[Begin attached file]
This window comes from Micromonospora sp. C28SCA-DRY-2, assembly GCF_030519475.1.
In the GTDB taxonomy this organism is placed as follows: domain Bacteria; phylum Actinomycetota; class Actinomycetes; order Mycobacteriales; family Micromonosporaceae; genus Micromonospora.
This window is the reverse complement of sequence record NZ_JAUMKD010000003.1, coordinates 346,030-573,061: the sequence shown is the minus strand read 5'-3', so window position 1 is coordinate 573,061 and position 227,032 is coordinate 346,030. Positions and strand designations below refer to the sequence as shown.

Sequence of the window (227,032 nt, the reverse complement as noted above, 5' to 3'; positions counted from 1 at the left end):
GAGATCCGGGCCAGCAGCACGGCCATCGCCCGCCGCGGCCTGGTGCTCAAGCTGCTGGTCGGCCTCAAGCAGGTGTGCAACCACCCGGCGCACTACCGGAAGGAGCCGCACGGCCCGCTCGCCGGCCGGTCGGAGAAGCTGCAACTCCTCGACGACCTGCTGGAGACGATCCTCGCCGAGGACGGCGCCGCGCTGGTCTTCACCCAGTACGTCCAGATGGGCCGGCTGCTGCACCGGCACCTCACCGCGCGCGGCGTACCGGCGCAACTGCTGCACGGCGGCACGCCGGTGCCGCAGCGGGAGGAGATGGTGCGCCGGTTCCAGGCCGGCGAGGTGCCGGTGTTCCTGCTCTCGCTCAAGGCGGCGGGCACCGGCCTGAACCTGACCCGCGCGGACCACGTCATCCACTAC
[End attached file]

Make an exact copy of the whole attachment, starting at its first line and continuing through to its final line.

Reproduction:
This window comes from Micromonospora sp. C28SCA-DRY-2, assembly GCF_030519475.1.
In the GTDB taxonomy this organism is placed as follows: domain Bacteria; phylum Actinomycetota; class Actinomycetes; order Mycobacteriales; family Micromonosporaceae; genus Micromonospora.
This window is the reverse complement of sequence record NZ_JAUMKD010000003.1, coordinates 346,030-573,061: the sequence shown is the minus strand read 5'-3', so window position 1 is coordinate 573,061 and position 227,032 is coordinate 346,030. Positions and strand designations below refer to the sequence as shown.

Sequence of the window (227,032 nt, the reverse complement as noted above, 5' to 3'; positions counted from 1 at the left end):
GAGATCCGGGCCAGCAGCACGGCCATCGCCCGCCGCGGCCTGGTGCTCAAGCTGCTGGTCGGCCTCAAGCAGGTGTGCAACCACCCGGCGCACTACCGGAAGGAGCCGCACGGCCCGCTCGCCGGCCGGTCGGAGAAGCTGCAACTCCTCGACGACCTGCTGGAGACGATCCTCGCCGAGGACGGCGCCGCGCTGGTCTTCACCCAGTACGTCCAGATGGGCCGGCTGCTGCACCGGCACCTCACCGCGCGCGGCGTACCGGCGCAACTGCTGCACGGCGGCACGCCGGTGCCGCAGCGGGAGGAGATGGTGCGCCGGTTCCAGGCCGGCGAGGTGCCGGTGTTCCTGCTCTCGCTCAAGGCGGCGGGCACCGGCCTGAACCTGACCCGCGCGGACCACGTCATCCACTAC